"Hello I'm Deborah Roberts those images from today an echo of something fifty seven years ago when a quarter of a million people I descended on the nation's capital protesting for jobs and freedom. On today's anniversary of Dr Martin Luther. King Junior's I have a dream speech we at twenty twenty or proud to present the march a documentary directed by Jonah Comfort and narrated by Denzel Washington originally made in twenty thirteen to commemorate the Marches Fiftieth Anniversary. Some of those voices sadly are now gone, but their legacy lives on. I have had to tell my children about the segregates what it means. Seven year old daughter she wanted to go from town. And we found it necessary to explain to That she couldn't go to fun town because she was colored. To attempt to explain a system like unjust and. Segregation. Six year old child is very difficult thing. In nineteen sixty three. The Movement for civil rights came to the most segregated city in the American. South. Birmingham Alabama. All. Resistant to the gration. Thoroughly, segregated. City the United States. had. More on saw on. WILL HOMES ENSURE A. United. States. Many other southern city. Okay. Birmingham is bombing him. They have quarries and conducting the quarry business you used dynamite. So there are a lot of local people who are expert in Isa Dynamic. Teenage. Board riding a bicycle had been knocked off the bike and castrated. Young couple had gone to the City Hall to get a wedding license. Came around the corner. And Brush shoulders with Birmingham policeman and he pulled out his pistol and pistol whipped the more to the ground. It was a horrible heinous place. The campaign was to be led by the organisation's Ben Thirty four year old leader. The Reverend Dr Martin Luther King Junior. WHO HEARD PEOPLE? who except in dusted oppression and second-class citizenship. in an attempt waiting go the Paul Pompidou. The time all we ripe to do right. Dr King was the voice of Civil Rights from the bus boycott on but by the end of nineteen, sixty, two, he recognized. That the civil rights movement. was. Losing what he called its window and history. The. South was still segregated and he said we need to take more of a risk. We need to go for broke I need to go for broke. I think he felt that. We have to be willing to give our lives to put an end to segregation. If we do. Then segregation will end even if we die. That was the reason he chose. Birmingham. For the victory won some even have to face physical death. We must come to see the now some things. So eternally true that they're worth dying for, and if a man has not discovered something that he will die for he fit live. In January of Nineteen, sixty three. One man was determined to stop kings desegregation message from spreading any further. Birmingham's police chief Eugene. Bull Connor. Negro is off the attempted takeover of our country the lazy. The beat nate, the ignorant and buy some misguided religious and bleeding ought. Do, you think you can keep coming in the present situation of segregation I may not be able to do it, but I'll die trying. Overcoming Bull Connor segregationists zeal not to mention his jails would take something special. And in the winter of sixty, three king would find out just how special that effort needed to be. Spent all of January February and March nineteen sixty three training people to accept nonviolence to go down into marches and be willing to go into bull connor's jails. But. Conner's jails were so fearsome that no matter how much they exhorted people no matter how many freedom songs they sang, how many prayers they prayed, how much fervor there was in the meetings, people wouldn't show up to risk going into those jails.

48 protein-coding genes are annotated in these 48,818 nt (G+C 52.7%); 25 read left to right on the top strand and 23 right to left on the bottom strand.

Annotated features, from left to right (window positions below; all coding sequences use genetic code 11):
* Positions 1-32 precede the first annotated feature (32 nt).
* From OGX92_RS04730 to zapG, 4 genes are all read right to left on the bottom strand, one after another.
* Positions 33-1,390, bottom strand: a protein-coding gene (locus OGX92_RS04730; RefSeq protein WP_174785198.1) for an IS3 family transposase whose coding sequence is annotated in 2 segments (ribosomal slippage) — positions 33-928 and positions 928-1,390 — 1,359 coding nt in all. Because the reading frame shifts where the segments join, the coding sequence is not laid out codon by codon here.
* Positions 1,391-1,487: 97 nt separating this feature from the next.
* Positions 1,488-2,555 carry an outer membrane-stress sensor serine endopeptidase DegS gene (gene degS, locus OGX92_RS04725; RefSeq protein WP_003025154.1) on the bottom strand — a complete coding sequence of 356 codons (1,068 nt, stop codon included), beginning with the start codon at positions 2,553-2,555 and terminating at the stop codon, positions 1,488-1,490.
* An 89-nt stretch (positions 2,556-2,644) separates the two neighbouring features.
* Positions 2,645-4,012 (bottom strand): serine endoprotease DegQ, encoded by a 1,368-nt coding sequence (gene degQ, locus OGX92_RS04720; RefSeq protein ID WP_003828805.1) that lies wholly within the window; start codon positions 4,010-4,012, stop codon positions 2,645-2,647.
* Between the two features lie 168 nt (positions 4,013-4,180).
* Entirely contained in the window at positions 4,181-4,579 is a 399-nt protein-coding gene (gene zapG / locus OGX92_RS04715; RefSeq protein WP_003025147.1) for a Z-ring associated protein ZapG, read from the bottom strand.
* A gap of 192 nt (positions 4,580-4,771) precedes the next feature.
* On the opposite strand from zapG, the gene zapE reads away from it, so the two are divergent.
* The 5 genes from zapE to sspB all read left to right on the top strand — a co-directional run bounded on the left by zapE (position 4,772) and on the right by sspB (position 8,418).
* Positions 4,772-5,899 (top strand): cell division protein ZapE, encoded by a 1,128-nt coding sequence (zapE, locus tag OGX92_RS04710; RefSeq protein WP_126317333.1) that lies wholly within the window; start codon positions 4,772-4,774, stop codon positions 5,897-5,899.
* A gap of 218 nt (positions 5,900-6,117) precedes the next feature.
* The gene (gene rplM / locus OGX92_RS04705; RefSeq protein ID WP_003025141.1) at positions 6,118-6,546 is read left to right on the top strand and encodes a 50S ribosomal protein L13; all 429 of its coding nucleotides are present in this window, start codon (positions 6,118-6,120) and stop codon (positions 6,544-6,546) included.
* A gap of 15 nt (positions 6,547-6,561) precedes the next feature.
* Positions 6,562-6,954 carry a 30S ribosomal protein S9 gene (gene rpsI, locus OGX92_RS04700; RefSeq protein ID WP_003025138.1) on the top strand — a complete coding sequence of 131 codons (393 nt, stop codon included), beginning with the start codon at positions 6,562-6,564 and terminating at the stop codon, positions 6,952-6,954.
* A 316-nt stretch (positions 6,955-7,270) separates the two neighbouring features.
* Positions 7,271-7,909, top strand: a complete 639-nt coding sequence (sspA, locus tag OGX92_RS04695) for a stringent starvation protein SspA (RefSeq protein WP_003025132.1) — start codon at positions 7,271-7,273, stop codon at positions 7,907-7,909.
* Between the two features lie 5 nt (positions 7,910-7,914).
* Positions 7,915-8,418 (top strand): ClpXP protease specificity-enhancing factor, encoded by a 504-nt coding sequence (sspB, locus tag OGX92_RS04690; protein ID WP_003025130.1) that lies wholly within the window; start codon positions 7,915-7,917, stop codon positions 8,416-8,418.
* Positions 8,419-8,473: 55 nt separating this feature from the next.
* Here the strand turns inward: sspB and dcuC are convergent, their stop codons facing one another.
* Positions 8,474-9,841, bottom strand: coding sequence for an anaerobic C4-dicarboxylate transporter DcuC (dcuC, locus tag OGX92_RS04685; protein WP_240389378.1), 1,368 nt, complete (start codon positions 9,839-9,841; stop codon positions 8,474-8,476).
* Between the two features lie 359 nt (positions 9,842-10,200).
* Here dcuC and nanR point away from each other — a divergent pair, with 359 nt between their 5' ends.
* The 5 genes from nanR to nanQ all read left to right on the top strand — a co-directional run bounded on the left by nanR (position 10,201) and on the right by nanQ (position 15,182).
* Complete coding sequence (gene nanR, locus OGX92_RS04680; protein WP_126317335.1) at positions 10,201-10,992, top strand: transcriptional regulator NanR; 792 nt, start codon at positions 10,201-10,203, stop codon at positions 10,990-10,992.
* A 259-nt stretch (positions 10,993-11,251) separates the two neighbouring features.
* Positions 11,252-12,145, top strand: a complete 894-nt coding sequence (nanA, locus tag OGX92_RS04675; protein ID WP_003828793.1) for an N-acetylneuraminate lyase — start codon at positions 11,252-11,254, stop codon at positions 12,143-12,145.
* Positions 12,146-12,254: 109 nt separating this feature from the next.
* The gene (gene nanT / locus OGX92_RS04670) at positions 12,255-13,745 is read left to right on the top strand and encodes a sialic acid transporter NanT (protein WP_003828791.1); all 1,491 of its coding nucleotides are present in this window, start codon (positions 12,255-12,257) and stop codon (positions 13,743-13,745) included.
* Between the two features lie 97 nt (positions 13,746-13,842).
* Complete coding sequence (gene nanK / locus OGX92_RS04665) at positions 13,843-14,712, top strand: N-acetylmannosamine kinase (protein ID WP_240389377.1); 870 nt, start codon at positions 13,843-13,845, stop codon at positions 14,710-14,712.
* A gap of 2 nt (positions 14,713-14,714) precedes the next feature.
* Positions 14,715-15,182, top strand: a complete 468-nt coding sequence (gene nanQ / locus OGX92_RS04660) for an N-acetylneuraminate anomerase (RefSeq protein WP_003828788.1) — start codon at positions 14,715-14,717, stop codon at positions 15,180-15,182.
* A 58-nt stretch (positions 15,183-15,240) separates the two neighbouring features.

Rep. John Lewis Makes Final Stop in Atlanta